Great Article on Matthew 18 and Public Discourse

D. A. Carson weighs in on theological controversies and the consequences of blowing the whistle, and why people are often wrong in positing a necessity to “follow Matthew 18” before publishing. In the PCA’s Book of Church Order, we have clear distinctions between personal and general offences, and then a further distinction between public and private offences.

The first distinction is between personal and general offences. A personal offence is something that is committed against nameable people, whereas a general offence has no such reference (BCO 29). The distinction between public and private is equally important here. “Private” means an offence known only to a few, whereas “public” means an offence known to the public.

These distinctions are important when it comes to the accusations of Ninth Commandment violations that are constantly being thrown about in the PCA these days. It is often assumed that because person A didn’t go talk personally to person B about person B’s public teaching, that therefore person A violated the Ninth Commandment. As Carson says, this is a methodological question, not a question about Matthew 18. When Peter was violating the gospel by his practice in Galatians 2, Paul did not go to him privately, seeking to make sure he fully understood him. No, he rebuked Peter to his face without any sort of preamble whatsoever. I might also add here that if it were necessary to talk to a theologian to ensure that one understood him, then we could never understand dead theologians. One’s teaching is, as Carson notes, a general thing. It is not private, and it is not personal. Therefore Matthew 18 does not apply. One could, out of mere courtesy, go to the theologian to seek to make sure one understood him, but this is not required either by the Ninth Commandment, or by Matthew 18.



  1. Darrell Todd Maurina said,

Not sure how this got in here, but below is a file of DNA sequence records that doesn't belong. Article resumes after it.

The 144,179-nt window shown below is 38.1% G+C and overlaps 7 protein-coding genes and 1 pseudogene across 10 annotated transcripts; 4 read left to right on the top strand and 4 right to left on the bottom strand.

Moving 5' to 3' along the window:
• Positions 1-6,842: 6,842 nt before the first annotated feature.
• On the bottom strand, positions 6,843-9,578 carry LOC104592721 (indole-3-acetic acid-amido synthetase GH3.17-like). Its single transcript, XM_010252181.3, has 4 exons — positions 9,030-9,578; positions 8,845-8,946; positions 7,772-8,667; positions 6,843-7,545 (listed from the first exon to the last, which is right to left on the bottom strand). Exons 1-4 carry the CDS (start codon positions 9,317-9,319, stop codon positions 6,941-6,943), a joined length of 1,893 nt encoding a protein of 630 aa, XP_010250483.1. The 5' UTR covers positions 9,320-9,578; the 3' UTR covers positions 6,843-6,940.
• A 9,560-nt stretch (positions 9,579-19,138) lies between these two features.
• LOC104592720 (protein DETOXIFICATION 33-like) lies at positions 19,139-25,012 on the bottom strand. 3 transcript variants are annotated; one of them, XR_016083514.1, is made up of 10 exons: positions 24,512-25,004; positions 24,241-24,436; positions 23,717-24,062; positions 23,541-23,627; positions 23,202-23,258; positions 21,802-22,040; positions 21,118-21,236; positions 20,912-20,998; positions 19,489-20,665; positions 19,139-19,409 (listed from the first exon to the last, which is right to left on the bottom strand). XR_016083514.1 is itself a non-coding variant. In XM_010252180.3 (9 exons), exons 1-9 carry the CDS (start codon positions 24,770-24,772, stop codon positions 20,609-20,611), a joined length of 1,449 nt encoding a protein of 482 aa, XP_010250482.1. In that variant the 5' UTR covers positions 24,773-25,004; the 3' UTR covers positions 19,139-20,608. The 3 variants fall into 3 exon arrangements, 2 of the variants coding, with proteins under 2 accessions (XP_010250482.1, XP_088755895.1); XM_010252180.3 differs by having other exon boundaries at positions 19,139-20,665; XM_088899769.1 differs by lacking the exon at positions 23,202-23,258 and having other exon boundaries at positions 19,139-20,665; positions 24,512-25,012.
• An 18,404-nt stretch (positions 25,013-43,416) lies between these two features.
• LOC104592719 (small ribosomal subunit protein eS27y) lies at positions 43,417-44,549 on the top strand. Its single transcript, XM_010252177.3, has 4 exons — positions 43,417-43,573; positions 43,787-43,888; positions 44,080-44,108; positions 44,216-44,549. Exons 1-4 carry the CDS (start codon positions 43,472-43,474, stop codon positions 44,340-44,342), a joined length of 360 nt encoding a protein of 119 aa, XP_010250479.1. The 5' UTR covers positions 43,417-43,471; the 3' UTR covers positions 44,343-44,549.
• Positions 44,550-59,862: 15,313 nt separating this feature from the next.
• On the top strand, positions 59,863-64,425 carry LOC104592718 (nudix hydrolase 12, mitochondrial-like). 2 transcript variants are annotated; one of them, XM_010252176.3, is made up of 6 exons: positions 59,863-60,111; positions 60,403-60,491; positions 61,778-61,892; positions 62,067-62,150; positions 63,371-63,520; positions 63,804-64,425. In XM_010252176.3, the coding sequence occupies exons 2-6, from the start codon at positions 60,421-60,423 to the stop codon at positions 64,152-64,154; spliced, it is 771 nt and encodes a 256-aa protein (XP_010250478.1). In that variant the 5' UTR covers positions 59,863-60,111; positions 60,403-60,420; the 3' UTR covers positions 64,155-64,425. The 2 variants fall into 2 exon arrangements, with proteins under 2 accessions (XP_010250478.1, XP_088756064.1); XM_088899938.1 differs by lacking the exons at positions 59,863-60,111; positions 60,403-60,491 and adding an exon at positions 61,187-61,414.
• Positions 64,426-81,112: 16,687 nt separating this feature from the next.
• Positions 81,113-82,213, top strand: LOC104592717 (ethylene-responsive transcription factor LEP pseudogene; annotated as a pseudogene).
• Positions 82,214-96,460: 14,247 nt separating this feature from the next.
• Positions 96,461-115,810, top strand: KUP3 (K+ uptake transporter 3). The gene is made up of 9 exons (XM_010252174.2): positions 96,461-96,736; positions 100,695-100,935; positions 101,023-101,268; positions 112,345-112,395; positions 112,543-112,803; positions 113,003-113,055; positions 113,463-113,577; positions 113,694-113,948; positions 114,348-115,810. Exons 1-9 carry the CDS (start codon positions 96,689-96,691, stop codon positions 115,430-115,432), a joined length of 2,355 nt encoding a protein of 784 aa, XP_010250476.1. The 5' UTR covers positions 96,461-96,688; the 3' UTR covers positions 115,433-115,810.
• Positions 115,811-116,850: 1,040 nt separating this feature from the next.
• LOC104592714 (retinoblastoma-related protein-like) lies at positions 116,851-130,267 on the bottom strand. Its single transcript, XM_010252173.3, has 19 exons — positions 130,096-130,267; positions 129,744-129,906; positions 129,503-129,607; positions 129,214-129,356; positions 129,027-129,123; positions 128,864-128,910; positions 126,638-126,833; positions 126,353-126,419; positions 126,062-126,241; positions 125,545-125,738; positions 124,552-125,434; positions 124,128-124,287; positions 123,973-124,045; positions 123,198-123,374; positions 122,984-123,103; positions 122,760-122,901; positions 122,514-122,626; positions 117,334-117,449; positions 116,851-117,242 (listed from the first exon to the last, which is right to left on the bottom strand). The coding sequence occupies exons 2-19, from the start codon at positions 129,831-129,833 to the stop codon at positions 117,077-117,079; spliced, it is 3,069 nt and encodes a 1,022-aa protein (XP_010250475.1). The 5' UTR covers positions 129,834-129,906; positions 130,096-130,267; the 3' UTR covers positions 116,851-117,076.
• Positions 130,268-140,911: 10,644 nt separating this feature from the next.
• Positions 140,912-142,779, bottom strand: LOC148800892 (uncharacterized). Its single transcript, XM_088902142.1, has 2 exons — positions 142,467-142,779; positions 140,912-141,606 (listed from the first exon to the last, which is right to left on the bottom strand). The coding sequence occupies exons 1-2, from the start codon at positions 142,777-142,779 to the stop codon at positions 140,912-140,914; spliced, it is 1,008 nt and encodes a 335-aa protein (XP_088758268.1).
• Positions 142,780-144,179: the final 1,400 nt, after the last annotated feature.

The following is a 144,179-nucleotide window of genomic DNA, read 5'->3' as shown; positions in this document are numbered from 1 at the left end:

May 5, 2011 at 5:16 pm

    I ran into this nonsense all the time in the Christian Reformed Church. The Bible is so plain about the distinction between public and private sins, and the historical record of theological controversy is so obvious, that I can’t even begin to understand why anyone would think that it’s a violation of Matthew 18 to publicly criticize theological statements made in public. If that’s wrong, not only did the Westminster Assembly sin by rebuking Roman Catholic, Arminian, and other errors, but also the apostle Peter was sinning in rebuking Peter to his face.

    Can anyone cite anybody prior to the development of a liberal “culture of niceness” who advocated this view of Matthew 18?

  2. jedpaschall said,

    May 5, 2011 at 5:36 pm


    You should have consulted me before you responded, because now I am deeply wounded. I have set up a PayPal account so that you can pay for my therapy expenses.

    Kidding aside, one of the hot buttons the Carson hits, and this post touched on it as well is how (alleged) 9th commandment violations are thrown around with some frequency in Reformed blogland. Is there some way we can agree on basic, even if informal, standards to keep from dropping the 9-bomb prematurely, or even as (gasp!) a power-play to win a disagreement without having to make good arguments? I have done it myself in the past, and it seems silly in retrospect.

    I guess it would be helpful, since it does get so much unnecessary play, to indicate the proper use and prosecution of the 9th command in the blogosphere.

  3. Darrell Todd Maurina said,

    May 5, 2011 at 10:05 pm

    The short answer would be that the biblical standards for the blogosphere are identical to that for any other speech.